22. Forgetting • Nonsense Syllables: Meaningless three-letter words (fej, quf) that test learning and forgetting • Encoding Failure: When a memory was never formed in the first place • Memory Traces: Physical changes in nerve cells or brain activity that occur when memories are stored • Memory Decay: When memory traces become weaker; fading or weakening of memories • Disuse: Theory that memory traces weaken when memories are not used or retrieved Table of Contents Exit

  23. Fig. 9.11 The curve of forgetting. This graph shows the amount remembered (measured by relearning) after varying lengths of time. The material learned was nonsense syllables. Forgetting curves for meaningful information also show early losses followed by a long, gradual decline, but overall, forgetting occurs much more slowly. (After Ebbinghaus, 1885.) Table of Contents Exit

  24. Fig. 9.13 Some of the distracter items used in a study of recognition memory and encoding failure. Penny A is correct but was seldom recognized. Pennies G and J were popular wrong answers. (Adapted from Nickerson & Adams, 1979.) Table of Contents Exit

  25. Fig.9.12 Pick a card from the six shown. Look at it closely and be sure you can remember which card is yours. Now, tap all four corners of this page with your fingertip. When you’re done, look at Fig.9.14 Table of Contents Exit

  26. Some More Theories of Forgetting • Memory Cue: Any stimulus associated with a memory; usually enhances retrieval of a memory • A person will forget if cues are missing at retrieval time • State-Dependent Learning: When memory retrieval is influenced by body state; if your body state is the same at the time of learning AND the time of retrieval, retrievals will be improved • If Robert is drunk and forgets where his car is parked, it will be easier to recall the location if he gets drunk again! Table of Contents Exit

  27. Fig.9.14 Poof! The card you chose in Fig. 9.12 is gone. Obviously, you could have selected any one of the six cards in Fig.9.12. How did I know which one to remove? This trick is based entirely on an illusion of memory. Recall that you were asked to concentrate on one card in Fig.9.12. That prevented you from paying attention to the other cards, so they weren’t stored in your memory. The five cards you see here are all new (none were shown in Fig.9.12). Because you couldn’t find your card in the “remaining five,” it looked like your card had disappeared. Table of Contents Exit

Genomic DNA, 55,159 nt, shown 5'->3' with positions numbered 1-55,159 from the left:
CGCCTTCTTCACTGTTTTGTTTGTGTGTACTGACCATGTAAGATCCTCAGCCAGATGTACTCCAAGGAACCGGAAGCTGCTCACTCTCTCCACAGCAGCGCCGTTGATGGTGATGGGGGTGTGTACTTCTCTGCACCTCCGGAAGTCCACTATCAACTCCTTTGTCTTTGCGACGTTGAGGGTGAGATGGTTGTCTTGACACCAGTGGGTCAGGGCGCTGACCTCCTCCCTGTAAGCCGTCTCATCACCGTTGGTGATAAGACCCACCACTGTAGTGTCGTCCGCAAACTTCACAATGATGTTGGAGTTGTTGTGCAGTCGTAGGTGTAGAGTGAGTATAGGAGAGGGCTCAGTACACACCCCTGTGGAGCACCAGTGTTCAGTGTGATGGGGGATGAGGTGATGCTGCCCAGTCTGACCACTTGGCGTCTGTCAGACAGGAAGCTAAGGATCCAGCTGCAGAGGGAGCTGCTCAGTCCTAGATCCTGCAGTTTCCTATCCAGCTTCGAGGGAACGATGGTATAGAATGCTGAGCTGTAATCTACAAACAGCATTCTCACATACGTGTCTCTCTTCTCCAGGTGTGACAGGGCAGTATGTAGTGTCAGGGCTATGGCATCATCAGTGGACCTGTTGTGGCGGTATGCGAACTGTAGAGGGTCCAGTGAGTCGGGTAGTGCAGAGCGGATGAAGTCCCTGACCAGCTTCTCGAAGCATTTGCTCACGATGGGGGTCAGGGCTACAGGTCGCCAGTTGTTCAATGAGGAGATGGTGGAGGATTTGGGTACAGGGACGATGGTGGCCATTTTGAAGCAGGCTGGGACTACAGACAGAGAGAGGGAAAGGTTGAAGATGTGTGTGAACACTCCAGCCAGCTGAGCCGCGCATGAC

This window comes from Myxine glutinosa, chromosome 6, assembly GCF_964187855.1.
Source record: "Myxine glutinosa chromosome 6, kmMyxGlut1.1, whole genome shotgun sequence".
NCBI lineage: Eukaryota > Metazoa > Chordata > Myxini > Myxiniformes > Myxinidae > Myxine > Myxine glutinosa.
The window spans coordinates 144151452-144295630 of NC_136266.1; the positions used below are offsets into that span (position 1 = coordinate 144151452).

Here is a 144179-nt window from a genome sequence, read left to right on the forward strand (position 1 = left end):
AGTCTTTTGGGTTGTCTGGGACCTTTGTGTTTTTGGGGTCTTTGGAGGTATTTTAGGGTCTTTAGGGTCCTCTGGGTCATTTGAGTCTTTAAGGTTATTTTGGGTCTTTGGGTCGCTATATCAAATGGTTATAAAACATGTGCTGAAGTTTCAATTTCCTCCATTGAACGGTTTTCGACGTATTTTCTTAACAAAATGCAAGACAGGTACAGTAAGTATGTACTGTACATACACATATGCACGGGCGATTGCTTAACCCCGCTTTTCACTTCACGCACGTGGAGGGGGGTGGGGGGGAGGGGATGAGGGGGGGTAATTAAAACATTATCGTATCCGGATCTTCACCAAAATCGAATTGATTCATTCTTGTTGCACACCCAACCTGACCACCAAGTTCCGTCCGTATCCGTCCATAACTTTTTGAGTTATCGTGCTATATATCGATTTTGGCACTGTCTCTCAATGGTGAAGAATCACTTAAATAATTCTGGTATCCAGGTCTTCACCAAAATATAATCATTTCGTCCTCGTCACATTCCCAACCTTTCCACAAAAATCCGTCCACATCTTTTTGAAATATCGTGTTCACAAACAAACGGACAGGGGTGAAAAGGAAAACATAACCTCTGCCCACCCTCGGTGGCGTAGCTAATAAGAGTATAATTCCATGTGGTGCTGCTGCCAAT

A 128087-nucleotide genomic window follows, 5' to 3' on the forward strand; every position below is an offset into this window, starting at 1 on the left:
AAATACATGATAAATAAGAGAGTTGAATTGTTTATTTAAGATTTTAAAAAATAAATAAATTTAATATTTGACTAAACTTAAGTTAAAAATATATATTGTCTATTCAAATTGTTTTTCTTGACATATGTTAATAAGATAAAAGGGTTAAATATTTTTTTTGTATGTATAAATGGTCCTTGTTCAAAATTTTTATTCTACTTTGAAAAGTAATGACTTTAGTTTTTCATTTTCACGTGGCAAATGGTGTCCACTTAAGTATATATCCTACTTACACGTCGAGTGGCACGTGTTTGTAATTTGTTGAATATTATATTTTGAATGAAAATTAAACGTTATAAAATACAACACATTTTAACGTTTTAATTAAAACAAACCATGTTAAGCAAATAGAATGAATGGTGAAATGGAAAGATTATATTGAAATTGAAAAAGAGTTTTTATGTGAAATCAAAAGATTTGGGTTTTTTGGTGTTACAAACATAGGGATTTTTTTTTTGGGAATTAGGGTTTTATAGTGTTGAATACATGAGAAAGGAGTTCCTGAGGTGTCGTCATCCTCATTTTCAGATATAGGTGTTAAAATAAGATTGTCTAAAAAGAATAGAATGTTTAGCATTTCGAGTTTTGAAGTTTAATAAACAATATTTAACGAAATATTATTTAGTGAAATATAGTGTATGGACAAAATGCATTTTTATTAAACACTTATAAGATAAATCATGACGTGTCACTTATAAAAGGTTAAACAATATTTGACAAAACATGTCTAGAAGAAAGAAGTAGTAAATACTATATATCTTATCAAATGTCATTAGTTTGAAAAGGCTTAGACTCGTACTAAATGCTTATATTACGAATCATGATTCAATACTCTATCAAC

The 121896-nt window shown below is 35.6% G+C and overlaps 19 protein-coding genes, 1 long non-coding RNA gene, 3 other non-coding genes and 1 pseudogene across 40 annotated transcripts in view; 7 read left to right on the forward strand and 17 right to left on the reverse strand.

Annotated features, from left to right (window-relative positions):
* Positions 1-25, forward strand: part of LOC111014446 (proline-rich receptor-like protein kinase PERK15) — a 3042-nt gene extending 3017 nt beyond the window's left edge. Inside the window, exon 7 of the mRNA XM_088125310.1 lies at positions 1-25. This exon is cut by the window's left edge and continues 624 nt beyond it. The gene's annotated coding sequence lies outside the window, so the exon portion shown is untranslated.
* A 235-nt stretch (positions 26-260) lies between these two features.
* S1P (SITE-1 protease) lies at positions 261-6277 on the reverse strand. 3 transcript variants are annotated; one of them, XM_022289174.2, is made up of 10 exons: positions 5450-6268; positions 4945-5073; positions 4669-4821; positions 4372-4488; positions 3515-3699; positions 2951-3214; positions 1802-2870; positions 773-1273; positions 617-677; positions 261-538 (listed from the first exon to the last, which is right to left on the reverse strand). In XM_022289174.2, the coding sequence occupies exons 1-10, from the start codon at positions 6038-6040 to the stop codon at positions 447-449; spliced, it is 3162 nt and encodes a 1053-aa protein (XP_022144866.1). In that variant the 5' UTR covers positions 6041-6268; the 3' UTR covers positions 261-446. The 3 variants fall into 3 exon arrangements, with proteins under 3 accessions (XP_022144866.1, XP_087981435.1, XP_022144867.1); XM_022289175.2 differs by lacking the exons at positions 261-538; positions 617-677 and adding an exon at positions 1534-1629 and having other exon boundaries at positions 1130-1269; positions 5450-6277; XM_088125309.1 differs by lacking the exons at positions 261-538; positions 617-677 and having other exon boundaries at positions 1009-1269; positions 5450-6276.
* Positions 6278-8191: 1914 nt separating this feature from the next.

28. Fig. 9.15 The effect of mood on memory. Subjects best remembered a list of words when their mood during testing was the same as their mood was when they learned the list. (Adapted from Bower, 1981.) Table of Contents Exit

  29. Even More (!) Theories of Forgetting • Interference: Tendency for new memories to impair retrieval of older memories, and vice versa • Retroactive Interference: Tendency for new learning to interfere with retrieval of old learning • Proactive Interference: Prior learning inhibits (interferes with) recall of later learning Table of Contents Exit

  30. Fig. 9.17 Effects of interference on memory. A graph of the approximate relationship between percentage recalled and number of different word lists memorized. (Adapted from Underwood, 1957.) Table of Contents Exit

  31. Fig. 9.18 Retroactive and proactive interference. The order of learning and testing shows whether interference is retroactive (backward) or proactive (forward). Table of Contents Exit

  32. More on Forgetting • Positive Transfer: Mastery of one task aids learning or performing another • Negative Transfer: Mastery of one task conflicts with learning or performing another Table of Contents Exit

  33. CNN – Memory Drugs Table of Contents Exit